Every family has its traditions. And, unfortunately, we had ours.
For as far back as Barbara and I could remember, on Mother’s Day, as on every other Sunday when the weather was nice, Pop took us for a walk to Chisolm's Park. There we would walk around the shore and look at planes arrive and take off from La Guardia Airport, which was across the bay. After we got bored with that, we went down the slides a few times. Maybe a few turns on the swings if we felt energetic.
We would then walk to the little storefront ice cream stand which was across the street from the park and Pop would buy us ice creams. Then back to the park to eat our ice creams and watch a few more airplanes. After that we walked home to a light supper.
While Ma did the dishes, Pop would nap on the couch before Ed Sullivan came on the television. That’s what we did every Sunday when the weather was nice. To Pop and Ma, that was good enough. Since we didn't know any better, we thought it was a fine way to spend a Sunday afternoon, too.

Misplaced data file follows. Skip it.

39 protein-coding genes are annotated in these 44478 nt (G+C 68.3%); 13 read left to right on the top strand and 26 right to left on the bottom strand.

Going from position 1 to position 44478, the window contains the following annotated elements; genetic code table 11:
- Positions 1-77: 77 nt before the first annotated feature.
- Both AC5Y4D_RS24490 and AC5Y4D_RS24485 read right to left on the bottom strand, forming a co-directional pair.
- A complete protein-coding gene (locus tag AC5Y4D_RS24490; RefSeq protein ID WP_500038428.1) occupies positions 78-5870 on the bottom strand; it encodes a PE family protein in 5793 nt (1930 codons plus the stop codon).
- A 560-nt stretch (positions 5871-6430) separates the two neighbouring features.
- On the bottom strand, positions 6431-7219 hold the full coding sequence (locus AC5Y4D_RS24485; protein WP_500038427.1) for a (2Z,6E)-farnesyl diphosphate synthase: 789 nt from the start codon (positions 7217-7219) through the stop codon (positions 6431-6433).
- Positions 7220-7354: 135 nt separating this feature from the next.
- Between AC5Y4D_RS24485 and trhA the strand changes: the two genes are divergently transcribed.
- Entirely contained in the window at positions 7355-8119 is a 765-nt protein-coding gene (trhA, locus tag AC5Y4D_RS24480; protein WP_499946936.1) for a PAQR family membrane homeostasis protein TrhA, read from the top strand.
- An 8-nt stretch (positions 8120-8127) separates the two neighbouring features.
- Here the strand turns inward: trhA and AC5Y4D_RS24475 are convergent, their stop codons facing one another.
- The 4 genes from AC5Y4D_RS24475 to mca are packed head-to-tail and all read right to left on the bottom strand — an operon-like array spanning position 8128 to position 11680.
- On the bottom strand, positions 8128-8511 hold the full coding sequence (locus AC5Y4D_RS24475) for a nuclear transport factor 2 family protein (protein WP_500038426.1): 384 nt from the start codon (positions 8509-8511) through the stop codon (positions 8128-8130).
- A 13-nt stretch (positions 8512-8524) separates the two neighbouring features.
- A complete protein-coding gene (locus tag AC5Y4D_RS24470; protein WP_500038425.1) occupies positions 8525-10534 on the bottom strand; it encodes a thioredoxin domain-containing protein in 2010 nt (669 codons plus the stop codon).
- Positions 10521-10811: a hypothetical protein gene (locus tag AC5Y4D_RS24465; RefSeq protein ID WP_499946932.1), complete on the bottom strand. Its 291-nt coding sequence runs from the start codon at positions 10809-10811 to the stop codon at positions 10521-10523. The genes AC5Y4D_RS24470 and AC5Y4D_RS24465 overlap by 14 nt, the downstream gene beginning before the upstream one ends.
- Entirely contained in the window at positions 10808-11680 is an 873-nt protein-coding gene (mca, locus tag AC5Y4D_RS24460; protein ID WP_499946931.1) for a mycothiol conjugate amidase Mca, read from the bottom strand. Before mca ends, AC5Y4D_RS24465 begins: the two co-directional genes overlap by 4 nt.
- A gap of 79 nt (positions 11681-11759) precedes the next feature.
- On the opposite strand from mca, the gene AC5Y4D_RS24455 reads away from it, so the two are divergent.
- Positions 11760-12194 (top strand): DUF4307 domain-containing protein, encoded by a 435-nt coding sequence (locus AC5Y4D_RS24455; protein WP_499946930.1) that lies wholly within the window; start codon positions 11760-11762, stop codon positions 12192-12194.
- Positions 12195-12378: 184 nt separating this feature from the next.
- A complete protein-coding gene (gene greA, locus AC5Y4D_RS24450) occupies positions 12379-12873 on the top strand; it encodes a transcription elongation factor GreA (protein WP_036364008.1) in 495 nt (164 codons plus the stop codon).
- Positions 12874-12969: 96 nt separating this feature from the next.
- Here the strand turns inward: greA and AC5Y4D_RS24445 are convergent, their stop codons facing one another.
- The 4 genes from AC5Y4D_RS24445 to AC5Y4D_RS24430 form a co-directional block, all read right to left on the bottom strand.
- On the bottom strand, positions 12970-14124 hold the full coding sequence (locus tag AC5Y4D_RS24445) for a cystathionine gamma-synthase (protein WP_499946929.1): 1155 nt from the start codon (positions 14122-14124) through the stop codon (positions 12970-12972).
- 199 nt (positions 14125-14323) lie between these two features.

Every Sunday until now.
Aunt Demi was big on hanging onto tradition and took upon herself the job of keeping us from getting any ideas from Ma’s new sister-in-law. “Liz, you should know, Peter is not like Charlie. My brother Peter is a busy man. He doesn’t have time for this American garbage.” Satisfied that she had restored order to our lives, Aunt Demi went back to her crocheting.
Ma and Pop always tried to behave like good American citizens. But, they still thought like Maltese. In Malta, a family’s honor was sacred. Ma sensed that as good Americans, we had to celebrate Mother's Day. So, to save our family’s honor, Ma said the only thing she believed was proper to say. “They’re going to make me a Mother’s Day Brunch. That’s our tradition.”
Stunned, Aunt Demi dropped her crocheting. “Since when?”